As I entered the chicane, I turned back momentarily to get a sense of where my competitors were.
Out of the corner of my eye, I saw him. Robbie McEwen, the three-time Tour de France sprint champion, was on my tail, just a few metres behind.
You mentally prepare for situations like this but you never really know how your body is going to react when it comes to the crunch.
I put my head down, slipped into a high gear and started really going for it. The time for leisure cycling was over.
So there I was, mere metres from the chequered flag, adrenaline pumping, beer belly threatening to break through my one-size-too-small Spandex riding suit, pedalling my rental bike like my life depended on it.
Still, I could feel the champion gaining on me.
With one final burst of energy, I lunged across the finish line, victorious in the UBS Cycle The Circuit race.
I threw my arms aloft, and then quickly put them down again because I was losing control of my bicycle.
Regardless, it was a historic moment for me. I had raced a cycling champion and won.
OK, to be fair, McEwen did not know he was racing me.
He was at the end of his race.
I was still on my first lap.
But that's not the point. The point is that we were both on our bikes on the same bit of track and I was going faster than him.
And, because of that, nothing else really mattered.
It did not matter that I had to drag myself out of bed at the crack of dawn on a Sunday to engage in physical activity.
It did not matter that somebody had to point out that I had my lycra riding suit on back to front.
It did not matter that I finished next to last out of a field of 200 riders who included dozens of people old enough to be my father.
I was a winner. I'm telling this story in the sincere hope it will inspire you. After all, this is the classic sports tale of a down-and-out competitor who beats the odds to emerge victorious.
There were three massive challenges, in my opinion.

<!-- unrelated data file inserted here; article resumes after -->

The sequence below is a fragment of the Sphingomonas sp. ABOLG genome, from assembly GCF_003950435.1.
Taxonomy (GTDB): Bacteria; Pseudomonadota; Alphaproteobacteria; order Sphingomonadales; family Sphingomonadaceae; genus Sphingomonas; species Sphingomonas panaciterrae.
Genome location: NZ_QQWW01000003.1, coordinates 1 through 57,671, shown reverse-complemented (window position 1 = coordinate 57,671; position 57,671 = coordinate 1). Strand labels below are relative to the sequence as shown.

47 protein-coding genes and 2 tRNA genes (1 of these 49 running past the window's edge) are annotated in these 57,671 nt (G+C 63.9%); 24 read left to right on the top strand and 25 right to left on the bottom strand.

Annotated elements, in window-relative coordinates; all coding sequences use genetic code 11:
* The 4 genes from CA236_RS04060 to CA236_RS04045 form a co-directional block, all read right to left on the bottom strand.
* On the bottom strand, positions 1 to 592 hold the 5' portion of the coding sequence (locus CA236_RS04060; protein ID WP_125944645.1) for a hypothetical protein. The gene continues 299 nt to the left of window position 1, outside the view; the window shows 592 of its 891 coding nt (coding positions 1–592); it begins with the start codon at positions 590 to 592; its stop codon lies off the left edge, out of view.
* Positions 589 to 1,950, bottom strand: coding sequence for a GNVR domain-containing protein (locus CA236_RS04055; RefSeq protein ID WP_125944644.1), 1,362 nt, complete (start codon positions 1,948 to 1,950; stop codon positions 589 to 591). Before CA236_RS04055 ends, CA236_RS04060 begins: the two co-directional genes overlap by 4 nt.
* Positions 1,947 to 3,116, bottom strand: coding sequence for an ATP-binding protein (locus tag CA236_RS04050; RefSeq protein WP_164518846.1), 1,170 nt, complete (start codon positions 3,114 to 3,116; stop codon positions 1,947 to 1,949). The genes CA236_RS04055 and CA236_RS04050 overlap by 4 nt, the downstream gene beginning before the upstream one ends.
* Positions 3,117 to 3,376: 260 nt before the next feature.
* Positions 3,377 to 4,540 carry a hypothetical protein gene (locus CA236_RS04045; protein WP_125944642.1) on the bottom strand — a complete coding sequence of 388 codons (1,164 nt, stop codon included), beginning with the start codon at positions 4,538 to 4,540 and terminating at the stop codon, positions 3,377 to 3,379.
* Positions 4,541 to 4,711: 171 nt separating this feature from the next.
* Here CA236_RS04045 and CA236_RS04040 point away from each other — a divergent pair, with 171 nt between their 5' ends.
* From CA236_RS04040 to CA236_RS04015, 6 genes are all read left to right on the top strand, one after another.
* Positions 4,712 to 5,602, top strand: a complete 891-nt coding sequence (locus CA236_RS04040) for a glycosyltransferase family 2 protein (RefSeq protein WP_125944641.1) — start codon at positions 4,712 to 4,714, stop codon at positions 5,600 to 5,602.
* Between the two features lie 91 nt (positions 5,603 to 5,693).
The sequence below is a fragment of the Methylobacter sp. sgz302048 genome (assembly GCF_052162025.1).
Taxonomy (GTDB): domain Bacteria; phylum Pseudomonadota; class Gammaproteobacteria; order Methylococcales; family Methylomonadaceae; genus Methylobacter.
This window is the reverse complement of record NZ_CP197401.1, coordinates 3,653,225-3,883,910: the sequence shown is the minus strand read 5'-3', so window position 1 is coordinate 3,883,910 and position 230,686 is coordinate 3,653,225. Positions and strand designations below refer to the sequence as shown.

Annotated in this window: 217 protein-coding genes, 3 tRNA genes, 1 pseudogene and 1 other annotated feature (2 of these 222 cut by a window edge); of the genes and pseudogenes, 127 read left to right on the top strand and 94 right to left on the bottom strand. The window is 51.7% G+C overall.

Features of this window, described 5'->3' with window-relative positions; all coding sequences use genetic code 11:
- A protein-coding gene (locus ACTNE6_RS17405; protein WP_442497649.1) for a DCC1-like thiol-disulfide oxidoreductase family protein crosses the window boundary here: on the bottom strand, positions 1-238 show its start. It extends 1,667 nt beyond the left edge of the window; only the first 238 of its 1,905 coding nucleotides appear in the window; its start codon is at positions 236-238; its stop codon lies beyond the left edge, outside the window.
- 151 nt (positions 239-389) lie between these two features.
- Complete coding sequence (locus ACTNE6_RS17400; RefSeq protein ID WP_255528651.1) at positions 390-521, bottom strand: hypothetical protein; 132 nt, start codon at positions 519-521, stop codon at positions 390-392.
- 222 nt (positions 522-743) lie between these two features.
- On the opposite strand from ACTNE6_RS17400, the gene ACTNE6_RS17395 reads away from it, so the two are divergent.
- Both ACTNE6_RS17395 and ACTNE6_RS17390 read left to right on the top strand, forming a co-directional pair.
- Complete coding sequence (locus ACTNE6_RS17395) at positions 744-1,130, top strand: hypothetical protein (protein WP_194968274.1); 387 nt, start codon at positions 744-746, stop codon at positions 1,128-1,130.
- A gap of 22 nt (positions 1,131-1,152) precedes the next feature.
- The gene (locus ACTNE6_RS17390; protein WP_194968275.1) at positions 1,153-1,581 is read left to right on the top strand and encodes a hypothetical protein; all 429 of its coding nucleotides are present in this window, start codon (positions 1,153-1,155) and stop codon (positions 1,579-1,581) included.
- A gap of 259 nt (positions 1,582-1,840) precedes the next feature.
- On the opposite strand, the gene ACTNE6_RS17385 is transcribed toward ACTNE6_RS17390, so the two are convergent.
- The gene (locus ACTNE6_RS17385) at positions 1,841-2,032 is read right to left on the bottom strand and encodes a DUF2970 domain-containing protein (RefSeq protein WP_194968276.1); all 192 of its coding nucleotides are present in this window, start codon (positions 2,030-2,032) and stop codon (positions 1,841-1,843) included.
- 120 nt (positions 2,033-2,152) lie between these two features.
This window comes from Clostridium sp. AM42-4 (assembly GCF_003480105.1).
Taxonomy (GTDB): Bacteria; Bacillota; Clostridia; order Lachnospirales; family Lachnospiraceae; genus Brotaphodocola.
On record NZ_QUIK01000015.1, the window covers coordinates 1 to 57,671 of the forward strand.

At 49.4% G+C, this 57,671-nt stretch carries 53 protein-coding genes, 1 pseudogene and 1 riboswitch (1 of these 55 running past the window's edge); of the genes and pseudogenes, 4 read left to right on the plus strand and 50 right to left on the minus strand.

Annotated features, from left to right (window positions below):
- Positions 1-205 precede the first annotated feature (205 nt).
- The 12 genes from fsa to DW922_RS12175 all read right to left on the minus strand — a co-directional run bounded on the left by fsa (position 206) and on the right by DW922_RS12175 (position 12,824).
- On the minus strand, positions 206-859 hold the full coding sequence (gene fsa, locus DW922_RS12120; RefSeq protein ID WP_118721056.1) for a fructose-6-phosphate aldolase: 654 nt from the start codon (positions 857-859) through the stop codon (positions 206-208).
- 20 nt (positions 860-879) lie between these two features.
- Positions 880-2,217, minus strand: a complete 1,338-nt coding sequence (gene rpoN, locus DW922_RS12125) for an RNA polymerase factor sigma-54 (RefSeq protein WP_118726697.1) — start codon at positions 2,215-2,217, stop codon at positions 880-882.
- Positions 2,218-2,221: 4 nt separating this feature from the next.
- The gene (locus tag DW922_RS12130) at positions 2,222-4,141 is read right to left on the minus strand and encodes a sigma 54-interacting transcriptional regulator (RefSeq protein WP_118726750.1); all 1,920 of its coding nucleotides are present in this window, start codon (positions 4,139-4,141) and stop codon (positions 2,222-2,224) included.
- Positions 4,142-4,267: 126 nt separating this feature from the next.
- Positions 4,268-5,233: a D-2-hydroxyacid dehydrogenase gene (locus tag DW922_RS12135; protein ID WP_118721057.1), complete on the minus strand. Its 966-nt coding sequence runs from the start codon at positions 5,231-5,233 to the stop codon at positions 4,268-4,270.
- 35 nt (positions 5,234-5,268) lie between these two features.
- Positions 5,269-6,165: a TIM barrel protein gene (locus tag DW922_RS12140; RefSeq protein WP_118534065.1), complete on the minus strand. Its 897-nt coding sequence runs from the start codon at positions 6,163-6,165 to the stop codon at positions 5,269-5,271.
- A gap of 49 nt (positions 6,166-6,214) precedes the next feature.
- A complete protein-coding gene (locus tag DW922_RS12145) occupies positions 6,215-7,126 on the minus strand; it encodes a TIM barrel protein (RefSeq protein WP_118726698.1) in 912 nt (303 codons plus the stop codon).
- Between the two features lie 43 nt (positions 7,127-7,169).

The first was squeezing into a Spandex bodysuit that was compulsory attire for the event.
Any fat man will tell you that Spandex and fat people are natural enemies.
I spent 10 minutes getting dressed, trying to suck in my stomach folds in such a way they might be mistaken for muscles.
Then came the second massive challenge: Going to the toilet.
The third challenge, perhaps the most difficult, was to zip around the Singapore street circuit without making car engine noises.
You think it's easy. You think you will not embarrass yourself by making those noises within earshot of other riders.
But it is a reflex action that you cannot stop - sort of like how football players hold their heads when they miss an open goal.
I suppose you are wondering why someone like me would even bother participating in something like this. Well, firstly, nobody told me about the compulsory lycra. Secondly, I thought it might help me gain a deeper appreciation of how difficult driving a Formula One car in the Singapore Grand Prix is.
Let me tell you how hard it is: I have no idea. I was on a bicycle in the day time. The experience is not comparable.
I did, however, develop a deeper appreciation for cyclists.
Because, all I could think of as I was cycling along the circuit on Sunday was: "This would be so much better in a car."
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